Brazil's AGU, the Union'sÂ Solicitor-General, an organ linked to the presidency, joined American David Goldman, this Friday, September 18, against a Supreme Court decision preventing Sean Goldman, 9, the son of David, who was kidnapped by his own mother to Brazil, from leaving Brazil.
In separate filings, Goldman's lawyer and the AGU sent two writs of mandamus (MS 28524, and 28525) questioning the action taken by Justice Marco Aurélio de Mello, who Thursday ruled in a favor of an injunction filed by the Brazilian grandmother of Sean asking that the childÂ be heard in court before going back to the US with his father.
According to the AGU, the refusal do turn the son to his father as decided by a Federal Court in Rio generated a patent breach of international commitments signed by Brazil, including the Convention on Civil Aspects of International Child Abduction.
"The failure of carrying out that agreement will lead to the imposition of sanctions, in addition to compromising the image of Brazil before the international community," said theÂ Solicitor-General of the Union, Luis Inácio Adams.
According to him, "in ceasing to be a cooperating country, violating its international obligations, the Federative Republic of Brazil is in danger of no longer having its requests for international legal assistance granted, especially under the international principle of reciprocity."
Thus, as Adams puts it, Brazilian minors who are in the same condition of Sean, but in other countries, may possibly not return to their parents resident in Brazil, due to the Brazilian non-cooperation in this case.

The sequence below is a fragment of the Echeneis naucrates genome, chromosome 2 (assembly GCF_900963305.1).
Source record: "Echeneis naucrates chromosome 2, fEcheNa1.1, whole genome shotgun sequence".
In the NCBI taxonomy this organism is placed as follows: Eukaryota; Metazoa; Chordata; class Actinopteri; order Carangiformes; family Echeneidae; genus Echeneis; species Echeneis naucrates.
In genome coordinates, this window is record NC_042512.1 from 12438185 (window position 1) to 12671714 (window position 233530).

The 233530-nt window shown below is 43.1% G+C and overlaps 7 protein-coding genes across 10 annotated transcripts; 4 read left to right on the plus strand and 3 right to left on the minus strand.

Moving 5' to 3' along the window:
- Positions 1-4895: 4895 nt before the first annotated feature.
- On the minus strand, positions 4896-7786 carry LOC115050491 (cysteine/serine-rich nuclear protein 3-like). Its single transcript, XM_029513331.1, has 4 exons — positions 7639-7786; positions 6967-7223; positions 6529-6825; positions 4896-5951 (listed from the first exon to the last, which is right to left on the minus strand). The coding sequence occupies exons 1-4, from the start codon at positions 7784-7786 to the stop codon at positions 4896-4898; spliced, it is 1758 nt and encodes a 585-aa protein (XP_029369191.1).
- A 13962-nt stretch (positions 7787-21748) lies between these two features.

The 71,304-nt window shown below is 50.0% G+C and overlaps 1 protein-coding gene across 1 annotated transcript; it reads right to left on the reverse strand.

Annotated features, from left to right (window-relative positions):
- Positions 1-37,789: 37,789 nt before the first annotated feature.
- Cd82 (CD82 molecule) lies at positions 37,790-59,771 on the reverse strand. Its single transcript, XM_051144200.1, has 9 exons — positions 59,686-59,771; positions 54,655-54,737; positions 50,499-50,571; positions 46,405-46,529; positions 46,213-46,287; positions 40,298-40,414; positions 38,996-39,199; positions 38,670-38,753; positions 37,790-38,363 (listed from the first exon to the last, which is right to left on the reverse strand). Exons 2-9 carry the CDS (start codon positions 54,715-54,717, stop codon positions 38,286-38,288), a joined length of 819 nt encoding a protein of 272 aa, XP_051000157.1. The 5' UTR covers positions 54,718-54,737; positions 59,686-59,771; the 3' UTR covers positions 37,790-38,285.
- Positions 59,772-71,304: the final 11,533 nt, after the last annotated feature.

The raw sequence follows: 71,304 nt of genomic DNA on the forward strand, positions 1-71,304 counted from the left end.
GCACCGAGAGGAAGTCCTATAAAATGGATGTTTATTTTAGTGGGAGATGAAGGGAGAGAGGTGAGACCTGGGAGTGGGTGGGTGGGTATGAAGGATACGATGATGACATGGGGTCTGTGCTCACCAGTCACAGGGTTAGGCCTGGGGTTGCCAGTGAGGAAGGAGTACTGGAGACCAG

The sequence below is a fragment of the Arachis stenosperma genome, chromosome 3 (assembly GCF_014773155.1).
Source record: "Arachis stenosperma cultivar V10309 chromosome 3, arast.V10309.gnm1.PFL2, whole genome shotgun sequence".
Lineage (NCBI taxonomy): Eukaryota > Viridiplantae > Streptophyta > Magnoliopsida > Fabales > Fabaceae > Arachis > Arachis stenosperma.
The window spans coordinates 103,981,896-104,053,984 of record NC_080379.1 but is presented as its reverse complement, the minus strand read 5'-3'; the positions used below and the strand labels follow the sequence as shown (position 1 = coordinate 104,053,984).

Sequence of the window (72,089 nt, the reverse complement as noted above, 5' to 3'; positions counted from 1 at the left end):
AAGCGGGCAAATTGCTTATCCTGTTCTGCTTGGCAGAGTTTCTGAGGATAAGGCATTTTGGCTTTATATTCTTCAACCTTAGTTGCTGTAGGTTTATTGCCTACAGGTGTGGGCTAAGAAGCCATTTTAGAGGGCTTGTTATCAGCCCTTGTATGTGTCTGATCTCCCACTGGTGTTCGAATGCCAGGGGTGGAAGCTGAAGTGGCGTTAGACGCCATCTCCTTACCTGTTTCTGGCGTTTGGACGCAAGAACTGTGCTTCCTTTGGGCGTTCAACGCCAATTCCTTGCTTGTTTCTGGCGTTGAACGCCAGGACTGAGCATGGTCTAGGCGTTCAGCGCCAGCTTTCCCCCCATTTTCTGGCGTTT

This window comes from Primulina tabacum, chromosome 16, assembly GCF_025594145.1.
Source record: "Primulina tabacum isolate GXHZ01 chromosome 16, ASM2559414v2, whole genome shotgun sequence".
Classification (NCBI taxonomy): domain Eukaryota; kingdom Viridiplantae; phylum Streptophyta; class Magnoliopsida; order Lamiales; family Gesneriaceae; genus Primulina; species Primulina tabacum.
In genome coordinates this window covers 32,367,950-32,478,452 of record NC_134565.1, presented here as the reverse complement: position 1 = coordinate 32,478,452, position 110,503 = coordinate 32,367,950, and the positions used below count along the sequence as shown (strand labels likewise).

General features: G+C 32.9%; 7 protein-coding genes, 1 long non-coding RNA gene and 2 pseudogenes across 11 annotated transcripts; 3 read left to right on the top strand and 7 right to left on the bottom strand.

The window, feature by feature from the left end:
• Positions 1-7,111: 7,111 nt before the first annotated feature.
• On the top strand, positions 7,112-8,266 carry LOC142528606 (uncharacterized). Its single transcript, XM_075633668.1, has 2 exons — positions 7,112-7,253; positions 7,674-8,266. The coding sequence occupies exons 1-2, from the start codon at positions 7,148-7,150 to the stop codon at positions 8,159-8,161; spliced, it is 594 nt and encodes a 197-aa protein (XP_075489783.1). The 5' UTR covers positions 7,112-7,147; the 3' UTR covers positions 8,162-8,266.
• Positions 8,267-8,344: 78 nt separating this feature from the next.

The child's stay in Brazil, the AGU notes, represents a danger and a threat against Brazilian interests, "and against the guarantees of fundamental rights violated by the challenged decision."
Adam remarked that a petition against Brazil has already been submittedÂ to the Inter-American Commission on Human Rights due to the delay of the Brazilian Judiciary to deliver final adjudication in the case of unlawful abduction of minors.
The Union's lawyer claims that it's already under way a claim accusing Brazil of breaching the international obligation assumed by the country in the 1980 Hague Convention.
"If this complaint is accepted," he states, "the State may be submitted as a defendant in proceedings before the Inter-American Court of Human Rights of the Organization of American States (OAS)."
He finally stresses the potential multiplier effect that any confirmation of the injunction would cause in other situations where the Hague Convention is invoked.
The AGU concludes that a preliminary injunction should be given in favor of David Goldman, as a matter of urgency.
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